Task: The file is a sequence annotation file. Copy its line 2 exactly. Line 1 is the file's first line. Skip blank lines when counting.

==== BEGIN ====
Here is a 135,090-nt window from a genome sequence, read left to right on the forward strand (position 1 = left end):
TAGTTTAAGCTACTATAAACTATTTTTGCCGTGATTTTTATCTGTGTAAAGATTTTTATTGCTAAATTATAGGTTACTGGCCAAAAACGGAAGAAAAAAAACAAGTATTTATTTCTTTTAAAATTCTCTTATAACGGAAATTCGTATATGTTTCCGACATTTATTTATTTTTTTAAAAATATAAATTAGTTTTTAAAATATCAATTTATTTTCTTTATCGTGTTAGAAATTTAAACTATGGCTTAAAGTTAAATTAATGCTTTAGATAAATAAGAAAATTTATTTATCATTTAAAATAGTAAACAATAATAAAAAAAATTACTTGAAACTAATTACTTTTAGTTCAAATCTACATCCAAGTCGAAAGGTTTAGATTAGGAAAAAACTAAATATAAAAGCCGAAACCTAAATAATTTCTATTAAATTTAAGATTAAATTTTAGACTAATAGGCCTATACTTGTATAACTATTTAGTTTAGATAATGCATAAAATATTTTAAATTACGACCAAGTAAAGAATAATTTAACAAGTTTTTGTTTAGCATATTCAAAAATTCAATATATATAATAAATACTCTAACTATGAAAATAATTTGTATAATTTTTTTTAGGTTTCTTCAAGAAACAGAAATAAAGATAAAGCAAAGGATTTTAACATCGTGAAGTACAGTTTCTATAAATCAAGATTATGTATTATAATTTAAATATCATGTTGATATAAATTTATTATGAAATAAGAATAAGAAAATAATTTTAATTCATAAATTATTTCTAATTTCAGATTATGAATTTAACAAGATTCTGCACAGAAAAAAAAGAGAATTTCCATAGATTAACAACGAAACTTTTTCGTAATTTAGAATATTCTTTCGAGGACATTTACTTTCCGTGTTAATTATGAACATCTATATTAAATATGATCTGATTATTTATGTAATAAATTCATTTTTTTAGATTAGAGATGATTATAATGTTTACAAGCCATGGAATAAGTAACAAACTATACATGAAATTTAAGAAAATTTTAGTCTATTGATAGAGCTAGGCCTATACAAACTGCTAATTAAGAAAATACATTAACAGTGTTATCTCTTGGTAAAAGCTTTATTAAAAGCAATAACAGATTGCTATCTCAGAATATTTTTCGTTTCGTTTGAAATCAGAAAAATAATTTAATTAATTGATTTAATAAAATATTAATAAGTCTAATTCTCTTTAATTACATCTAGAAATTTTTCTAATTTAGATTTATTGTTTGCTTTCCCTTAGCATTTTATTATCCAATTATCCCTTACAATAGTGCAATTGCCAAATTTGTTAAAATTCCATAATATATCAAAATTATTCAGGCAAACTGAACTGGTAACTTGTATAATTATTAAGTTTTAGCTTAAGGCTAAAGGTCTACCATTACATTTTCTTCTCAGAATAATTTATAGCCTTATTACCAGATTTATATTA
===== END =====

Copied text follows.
TAGTTTAAGCTACTATAAACTATTTTTGCCGTGATTTTTATCTGTGTAAAGATTTTTATTGCTAAATTATAGGTTACTGGCCAAAAACGGAAGAAAAAAAACAAGTATTTATTTCTTTTAAAATTCTCTTATAACGGAAATTCGTATATGTTTCCGACATTTATTTATTTTTTTAAAAATATAAATTAGTTTTTAAAATATCAATTTATTTTCTTTATCGTGTTAGAAATTTAAACTATGGCTTAAAGTTAAATTAATGCTTTAGATAAATAAGAAAATTTATTTATCATTTAAAATAGTAAACAATAATAAAAAAAATTACTTGAAACTAATTACTTTTAGTTCAAATCTACATCCAAGTCGAAAGGTTTAGATTAGGAAAAAACTAAATATAAAAGCCGAAACCTAAATAATTTCTATTAAATTTAAGATTAAATTTTAGACTAATAGGCCTATACTTGTATAACTATTTAGTTTAGATAATGCATAAAATATTTTAAATTACGACCAAGTAAAGAATAATTTAACAAGTTTTTGTTTAGCATATTCAAAAATTCAATATATATAATAAATACTCTAACTATGAAAATAATTTGTATAATTTTTTTTAGGTTTCTTCAAGAAACAGAAATAAAGATAAAGCAAAGGATTTTAACATCGTGAAGTACAGTTTCTATAAATCAAGATTATGTATTATAATTTAAATATCATGTTGATATAAATTTATTATGAAATAAGAATAAGAAAATAATTTTAATTCATAAATTATTTCTAATTTCAGATTATGAATTTAACAAGATTCTGCACAGAAAAAAAAGAGAATTTCCATAGATTAACAACGAAACTTTTTCGTAATTTAGAATATTCTTTCGAGGACATTTACTTTCCGTGTTAATTATGAACATCTATATTAAATATGATCTGATTATTTATGTAATAAATTCATTTTTTTAGATTAGAGATGATTATAATGTTTACAAGCCATGGAATAAGTAACAAACTATACATGAAATTTAAGAAAATTTTAGTCTATTGATAGAGCTAGGCCTATACAAACTGCTAATTAAGAAAATACATTAACAGTGTTATCTCTTGGTAAAAGCTTTATTAAAAGCAATAACAGATTGCTATCTCAGAATATTTTTCGTTTCGTTTGAAATCAGAAAAATAATTTAATTAATTGATTTAATAAAATATTAATAAGTCTAATTCTCTTTAATTACATCTAGAAATTTTTCTAATTTAGATTTATTGTTTGCTTTCCCTTAGCATTTTATTATCCAATTATCCCTTACAATAGTGCAATTGCCAAATTTGTTAAAATTCCATAATATATCAAAATTATTCAGGCAAACTGAACTGGTAACTTGTATAATTATTAAGTTTTAGCTTAAGGCTAAAGGTCTACCATTACATTTTCTTCTCAGAATAATTTATAGCCTTATTACCAGATTTATATTA